Workplace child care centres picking up in valley

Workplace child care centres picking up in valley
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SRINAGAR: Amidst colourful displays of cartoon characters, Tom and Jerry, the Jungle book character Mowgli and Japanese Doremon at Child Care Centre at Kashmir University, a maid is feeding nine-month-old Mohammad Eisa, youngest at the facility.
Nearly half-a-dozen other kids, whose parents are working and teaching in the different departments in the campus, are playing with toys in a big hall, and a couple of others are sleeping in a corner.
The centre was established in November 2017 in the Institute of Home Science, at the university following the guidelines of University Grants Commission (UGC) to help the working parents, whether permanent or casual, teaching and non-teaching, to work hassle-free by leaving their babies in the centre. According to the UGC guidelines, the university should have proper facilities, resources and personnel to implement the scheme with safe and child-friendly environment and activity centres with play materials.
A onetime lump-sum grant is provided by the Commission and the day to day and operational expenses are met from the payment collected from parents. An official at the Institute of Home Science said that since the Institute runs a course on human development, it was “deemed to be fit” for running the centre “under proper expertise”. The facility takes care of around 15 children, in the age group of six months to two-and-a-half-years, from 10am to 4pm. The kids are looked after by a maid and a “mother” constantly, besides full time CCTV surveillance from the director’s office.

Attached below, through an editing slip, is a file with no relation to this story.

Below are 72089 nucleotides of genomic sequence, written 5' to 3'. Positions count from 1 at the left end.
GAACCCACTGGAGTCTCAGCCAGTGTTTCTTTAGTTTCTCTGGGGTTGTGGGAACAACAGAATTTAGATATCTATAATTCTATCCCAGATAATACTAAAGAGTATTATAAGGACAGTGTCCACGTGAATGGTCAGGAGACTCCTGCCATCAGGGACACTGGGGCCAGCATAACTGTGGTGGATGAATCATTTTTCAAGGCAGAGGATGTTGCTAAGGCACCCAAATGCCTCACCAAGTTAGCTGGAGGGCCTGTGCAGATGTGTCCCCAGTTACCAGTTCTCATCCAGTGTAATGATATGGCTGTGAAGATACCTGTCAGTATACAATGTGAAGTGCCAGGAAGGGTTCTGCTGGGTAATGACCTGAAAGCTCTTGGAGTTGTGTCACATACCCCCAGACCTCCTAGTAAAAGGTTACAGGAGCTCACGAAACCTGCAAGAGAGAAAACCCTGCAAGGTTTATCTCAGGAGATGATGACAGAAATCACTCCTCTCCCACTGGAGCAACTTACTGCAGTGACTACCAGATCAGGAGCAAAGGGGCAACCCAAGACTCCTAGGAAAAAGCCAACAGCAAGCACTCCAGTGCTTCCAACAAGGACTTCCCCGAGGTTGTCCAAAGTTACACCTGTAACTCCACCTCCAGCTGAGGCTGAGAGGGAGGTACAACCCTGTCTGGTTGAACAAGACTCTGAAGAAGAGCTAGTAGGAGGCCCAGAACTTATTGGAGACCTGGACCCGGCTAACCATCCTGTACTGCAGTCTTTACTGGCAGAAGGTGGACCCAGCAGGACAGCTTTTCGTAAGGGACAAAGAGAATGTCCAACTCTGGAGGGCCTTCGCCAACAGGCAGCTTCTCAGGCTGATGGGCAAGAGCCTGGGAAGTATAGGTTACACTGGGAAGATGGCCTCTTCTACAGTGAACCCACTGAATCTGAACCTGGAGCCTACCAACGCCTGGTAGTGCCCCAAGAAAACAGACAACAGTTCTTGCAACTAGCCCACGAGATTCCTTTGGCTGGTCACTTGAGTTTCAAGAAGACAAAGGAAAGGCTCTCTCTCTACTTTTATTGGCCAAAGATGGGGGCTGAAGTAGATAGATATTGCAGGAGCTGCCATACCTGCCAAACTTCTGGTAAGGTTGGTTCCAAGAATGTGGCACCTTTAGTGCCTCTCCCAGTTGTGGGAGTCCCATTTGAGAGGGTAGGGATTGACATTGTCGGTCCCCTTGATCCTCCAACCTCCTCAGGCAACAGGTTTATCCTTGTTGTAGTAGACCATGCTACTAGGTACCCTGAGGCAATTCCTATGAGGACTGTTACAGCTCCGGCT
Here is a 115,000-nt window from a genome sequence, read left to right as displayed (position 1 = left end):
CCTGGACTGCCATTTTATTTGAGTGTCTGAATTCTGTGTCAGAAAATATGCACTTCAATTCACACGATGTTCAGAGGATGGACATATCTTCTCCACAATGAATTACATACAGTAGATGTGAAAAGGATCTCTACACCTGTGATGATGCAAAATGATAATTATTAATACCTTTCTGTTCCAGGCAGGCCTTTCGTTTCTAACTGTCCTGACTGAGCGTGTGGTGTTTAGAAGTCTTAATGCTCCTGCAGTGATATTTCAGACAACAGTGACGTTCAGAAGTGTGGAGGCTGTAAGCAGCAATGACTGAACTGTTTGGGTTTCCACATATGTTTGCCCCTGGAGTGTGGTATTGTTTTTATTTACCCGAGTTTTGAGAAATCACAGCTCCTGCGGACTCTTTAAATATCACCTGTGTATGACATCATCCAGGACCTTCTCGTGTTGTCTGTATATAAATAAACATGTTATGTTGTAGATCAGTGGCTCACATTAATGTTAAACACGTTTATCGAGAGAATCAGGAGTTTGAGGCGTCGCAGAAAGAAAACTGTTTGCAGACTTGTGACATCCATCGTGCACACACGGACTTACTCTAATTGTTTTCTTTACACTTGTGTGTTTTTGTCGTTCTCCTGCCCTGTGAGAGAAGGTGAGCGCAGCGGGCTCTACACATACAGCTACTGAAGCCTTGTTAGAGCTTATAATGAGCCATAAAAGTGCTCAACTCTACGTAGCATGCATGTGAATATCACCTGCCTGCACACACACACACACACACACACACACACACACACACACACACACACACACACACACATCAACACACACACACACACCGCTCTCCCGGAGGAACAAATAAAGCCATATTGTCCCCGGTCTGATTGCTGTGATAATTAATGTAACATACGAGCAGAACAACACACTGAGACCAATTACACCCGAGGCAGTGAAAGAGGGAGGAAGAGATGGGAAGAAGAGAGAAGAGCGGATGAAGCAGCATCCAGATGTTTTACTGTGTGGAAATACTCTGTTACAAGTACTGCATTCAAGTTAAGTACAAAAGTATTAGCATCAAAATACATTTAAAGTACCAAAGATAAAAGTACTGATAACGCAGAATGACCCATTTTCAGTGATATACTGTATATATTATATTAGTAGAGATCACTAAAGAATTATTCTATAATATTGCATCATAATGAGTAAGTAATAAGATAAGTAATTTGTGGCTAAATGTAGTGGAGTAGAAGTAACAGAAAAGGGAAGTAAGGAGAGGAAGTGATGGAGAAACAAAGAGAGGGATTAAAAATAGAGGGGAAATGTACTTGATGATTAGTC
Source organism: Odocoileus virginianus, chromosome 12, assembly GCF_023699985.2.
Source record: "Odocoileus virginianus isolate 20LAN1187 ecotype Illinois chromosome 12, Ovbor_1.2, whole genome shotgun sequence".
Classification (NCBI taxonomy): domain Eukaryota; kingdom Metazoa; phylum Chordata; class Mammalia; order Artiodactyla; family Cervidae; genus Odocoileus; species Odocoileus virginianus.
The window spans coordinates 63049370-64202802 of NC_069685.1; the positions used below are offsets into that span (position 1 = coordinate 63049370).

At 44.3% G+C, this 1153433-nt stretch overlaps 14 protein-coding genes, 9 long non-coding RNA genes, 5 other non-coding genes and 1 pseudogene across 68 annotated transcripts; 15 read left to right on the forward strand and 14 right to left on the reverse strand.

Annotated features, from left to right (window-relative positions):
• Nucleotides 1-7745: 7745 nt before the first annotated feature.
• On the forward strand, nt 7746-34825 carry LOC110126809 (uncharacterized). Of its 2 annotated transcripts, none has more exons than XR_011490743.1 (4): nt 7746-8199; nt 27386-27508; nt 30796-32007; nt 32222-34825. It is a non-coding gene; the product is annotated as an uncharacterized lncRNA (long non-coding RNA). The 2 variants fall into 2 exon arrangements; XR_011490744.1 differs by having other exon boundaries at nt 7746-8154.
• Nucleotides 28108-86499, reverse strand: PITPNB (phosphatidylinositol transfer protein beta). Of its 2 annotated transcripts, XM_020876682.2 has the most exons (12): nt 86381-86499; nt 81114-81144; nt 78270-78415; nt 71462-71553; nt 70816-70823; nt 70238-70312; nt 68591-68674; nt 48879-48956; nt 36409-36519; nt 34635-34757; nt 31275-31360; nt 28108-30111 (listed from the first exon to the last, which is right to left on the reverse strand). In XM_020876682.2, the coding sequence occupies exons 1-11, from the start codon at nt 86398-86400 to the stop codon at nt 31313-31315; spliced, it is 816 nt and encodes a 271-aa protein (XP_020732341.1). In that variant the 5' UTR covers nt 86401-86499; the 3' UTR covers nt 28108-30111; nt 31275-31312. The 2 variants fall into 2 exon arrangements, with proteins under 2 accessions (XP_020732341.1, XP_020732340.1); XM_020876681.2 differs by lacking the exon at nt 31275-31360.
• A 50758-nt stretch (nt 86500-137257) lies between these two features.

Director, Institute of Home Science, Professor Naheed Vaida, said that the facility was “first of its kind” in the valley, and the concept is now gaining momentum, with other institutions initiating it as well.
Vaida said that they have full-fledged infrastructure required for the centre including washroom, sleeping corner, multimedia set-up, play material, air-conditioners, refrigerator, washing machine, microwave, and steriliser machines.
“We have everything that is required for the smooth running of the centre. They kids remain under our care during the office timings. Apart from the food everything has been taken care of. We feed them home made food which their parents bring but do not allow the junk food,” Naheed said, while playing with the kids during her lunch time.
“Since we advocate breast-feeding, so the mothers are allowed to come and feed their children during the break-time in their respective departments. Apart from one maid and mother the service of other employees of the department is also taken if the need arises,” Naheed said. The director said that the feedback from the parents has been “very positive” and that the parents are now working without any worries about their kids.
Masooda Mir, who works at the central library, said that female employees had to face problems regarding the care of their infants during working hours.
“It was a very good step by the university, I along with many others in the university now work care-free which was not possible earlier,” Masooda said. “The best thing is that they are just a walking distance away and we can visit them any time.”
Off late, establishing child and day care centres in the government and semi-government institutions is picking up in the valley. A few months ago department of community medicine at Government Medical College Srinagar also opened one such centre for their staff. This week SKIMS, Soura also opened a child care centre for its staff, which includes doctors, paramedical staff and other employees, with an aim to reduce the stress levels of its staff. The centre was inaugurated by the Director.